Packed van coming back from an all-night beach jam West of Mauritius under star-covered sky. While most people don’t go out past 6 p.m. in Mauritius, if you find the right crowd, it’s safe and fun.

Another time I went the wrong direction and I asked a woman in her 50s where to go. She said, “I saw you walking up the street and the other woman sent you the wrong way. If I didn’t have to be at a meeting I would drive you myself.” Then she took time to draw me a map of where to go. She was really sweet.

There are so many busses around Mauritius and it’s not always clear where to go, so I always ask. I asked an old man about the bus before everyone got on. Before he said down, he asked if he could sit beside me and I said yes. He told me a bit about his life, and where he grew up. He got off a few stops before mine and he told me to enjoy the rest of my trip.

I’m not naive of the dangers that exist in every country, but there is a difference between being cautiously prudent and being unjustifiably paranoid. Irrational fears create an unnecessary barrier to experiencing the kindness of people who live next to you.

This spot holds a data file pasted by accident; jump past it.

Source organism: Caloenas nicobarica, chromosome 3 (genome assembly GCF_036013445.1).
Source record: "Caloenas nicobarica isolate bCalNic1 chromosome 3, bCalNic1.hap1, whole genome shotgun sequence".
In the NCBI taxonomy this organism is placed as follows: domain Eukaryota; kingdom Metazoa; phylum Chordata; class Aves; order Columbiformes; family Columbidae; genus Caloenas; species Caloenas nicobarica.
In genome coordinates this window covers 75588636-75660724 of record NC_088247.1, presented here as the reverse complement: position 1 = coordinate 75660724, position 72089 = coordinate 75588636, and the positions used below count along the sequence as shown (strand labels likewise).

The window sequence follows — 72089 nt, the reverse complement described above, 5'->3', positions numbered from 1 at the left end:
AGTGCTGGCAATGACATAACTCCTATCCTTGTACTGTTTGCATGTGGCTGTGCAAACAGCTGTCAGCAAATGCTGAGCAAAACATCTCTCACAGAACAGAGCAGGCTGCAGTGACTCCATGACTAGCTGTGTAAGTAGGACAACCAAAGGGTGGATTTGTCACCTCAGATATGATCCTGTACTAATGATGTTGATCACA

Our lovely couch surfing friends we miss so much that we met in the Philippines. We became instant friends after meeting in the travel community. Good energy attracts good energy.


The joys of couch surfing in Yogyakarta, Indonesia


A beautiful piece on batik, a cloth that is traditionally made using a manual wax-resistant dyeing technique. When artists do their designs, they can only do one colour a day.

My friend in Bali recommended that I visit Yogyakarta in Java, which she described as “A very cool university town.” I had never heard of the city, often referred to as Jogja, and she said going to different islands around Indonesia is like visiting a different country; every island has its own distinct culture, language and history. I was surprised that there are 20 universities in this small city.

Part of me was hesitant to go to a different city alone because I was having such a great time with her and other friends. Every time I go to a new city, sometimes I feel like I have to “restart” and find people to hang out with and so on. But I will only be in the city for a few days then will be meeting up with friends in Taiwan so I won’t be alone for very long.